Agriculture is big business in Canada. As of 2018, Canada’s agriculture and agri-food industry generated $143 billion to the economy and provided one in eight jobs nationally. Canada is one of the largest exporters of agricultural products in the world.
This drive to produce more food more efficiently, however, has led to rising levels of food loss and waste. This briefing paper from the University of Calgary’s School of Public Policy notes that in Canada, over half of our annual food supply is discarded. This is equivalent to 35.5 million tonnes, and of that total at least 32 percent is identified as “avoidable” waste.
This waste is costing our country in more ways than one. As author Kerri L. Holland notes:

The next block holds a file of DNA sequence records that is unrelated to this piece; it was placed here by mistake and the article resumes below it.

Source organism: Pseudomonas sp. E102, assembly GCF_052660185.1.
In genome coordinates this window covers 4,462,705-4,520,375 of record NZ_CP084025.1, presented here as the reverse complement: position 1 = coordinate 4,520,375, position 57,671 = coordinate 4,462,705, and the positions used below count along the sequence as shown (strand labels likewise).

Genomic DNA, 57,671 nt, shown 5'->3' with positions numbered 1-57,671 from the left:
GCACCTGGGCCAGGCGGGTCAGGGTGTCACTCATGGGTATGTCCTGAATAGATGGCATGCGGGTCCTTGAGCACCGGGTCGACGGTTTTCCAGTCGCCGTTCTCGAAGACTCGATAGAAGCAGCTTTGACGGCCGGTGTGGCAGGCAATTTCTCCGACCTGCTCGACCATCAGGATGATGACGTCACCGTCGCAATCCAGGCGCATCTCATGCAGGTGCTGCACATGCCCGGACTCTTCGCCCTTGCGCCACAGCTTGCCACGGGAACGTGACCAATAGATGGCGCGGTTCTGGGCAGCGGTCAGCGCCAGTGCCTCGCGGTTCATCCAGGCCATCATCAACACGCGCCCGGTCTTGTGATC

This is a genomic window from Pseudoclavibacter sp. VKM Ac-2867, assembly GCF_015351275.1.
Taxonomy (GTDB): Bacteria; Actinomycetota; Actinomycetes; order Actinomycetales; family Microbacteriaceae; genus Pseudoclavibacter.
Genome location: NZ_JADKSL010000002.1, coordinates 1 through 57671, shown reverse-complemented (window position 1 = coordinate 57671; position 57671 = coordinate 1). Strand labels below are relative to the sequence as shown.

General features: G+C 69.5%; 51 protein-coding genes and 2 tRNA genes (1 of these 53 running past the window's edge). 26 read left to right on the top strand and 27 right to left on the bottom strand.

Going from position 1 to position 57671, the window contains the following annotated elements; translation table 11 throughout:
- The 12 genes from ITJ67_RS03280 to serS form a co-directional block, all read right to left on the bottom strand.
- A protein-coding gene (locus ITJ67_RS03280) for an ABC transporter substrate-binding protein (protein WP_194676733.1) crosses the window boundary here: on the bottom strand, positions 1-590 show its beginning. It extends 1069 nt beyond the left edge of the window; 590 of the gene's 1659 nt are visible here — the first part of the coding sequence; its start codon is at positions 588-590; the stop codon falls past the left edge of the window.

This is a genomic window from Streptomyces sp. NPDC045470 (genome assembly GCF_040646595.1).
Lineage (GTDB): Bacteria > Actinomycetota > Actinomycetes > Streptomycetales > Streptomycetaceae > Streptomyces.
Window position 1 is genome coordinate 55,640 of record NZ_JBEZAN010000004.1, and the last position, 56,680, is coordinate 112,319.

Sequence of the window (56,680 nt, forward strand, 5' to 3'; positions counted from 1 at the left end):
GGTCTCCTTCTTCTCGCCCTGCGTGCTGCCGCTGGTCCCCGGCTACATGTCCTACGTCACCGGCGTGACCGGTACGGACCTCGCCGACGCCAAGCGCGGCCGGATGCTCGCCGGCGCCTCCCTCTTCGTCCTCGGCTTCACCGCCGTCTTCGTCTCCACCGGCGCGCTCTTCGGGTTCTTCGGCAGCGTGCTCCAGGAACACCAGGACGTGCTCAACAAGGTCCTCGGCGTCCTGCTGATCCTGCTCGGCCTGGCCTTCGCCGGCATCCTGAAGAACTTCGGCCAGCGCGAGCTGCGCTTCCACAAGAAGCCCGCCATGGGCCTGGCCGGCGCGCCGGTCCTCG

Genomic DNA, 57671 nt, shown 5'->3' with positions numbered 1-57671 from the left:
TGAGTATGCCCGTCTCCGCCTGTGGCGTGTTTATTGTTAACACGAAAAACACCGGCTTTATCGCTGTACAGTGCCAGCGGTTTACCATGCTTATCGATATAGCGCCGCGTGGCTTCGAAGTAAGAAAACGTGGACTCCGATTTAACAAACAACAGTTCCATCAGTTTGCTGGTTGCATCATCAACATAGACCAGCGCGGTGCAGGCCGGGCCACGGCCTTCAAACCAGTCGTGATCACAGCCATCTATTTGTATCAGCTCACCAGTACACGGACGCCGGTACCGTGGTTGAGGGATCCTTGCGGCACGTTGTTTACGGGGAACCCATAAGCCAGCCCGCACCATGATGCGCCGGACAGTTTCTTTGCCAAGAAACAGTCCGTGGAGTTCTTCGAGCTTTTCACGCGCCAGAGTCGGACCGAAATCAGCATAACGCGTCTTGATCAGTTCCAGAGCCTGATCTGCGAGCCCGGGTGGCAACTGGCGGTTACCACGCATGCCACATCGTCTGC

“The most recent data suggest that the annual value of [food loss and waste] in Canada’s entire food system is an estimated $49.5 billion and when input costs (water, power, labour, etc.) are factored in, researchers project that a more accurate value is over $100 billion/year.”
She notes also that the average Canadian household discards between $1,100 and $3,500 in food each year.
Additionally, this has big environmental implications:
“A 2019 report…estimated that food loss and waste throughout the food system was responsible for 56.5 Mt of eCO2, which accounted for nearly eight per cent of total greenhouse gas emissions that year. This statistic is similar to the global average of GHG linked to food waste in landfills (eight to 10 percent).”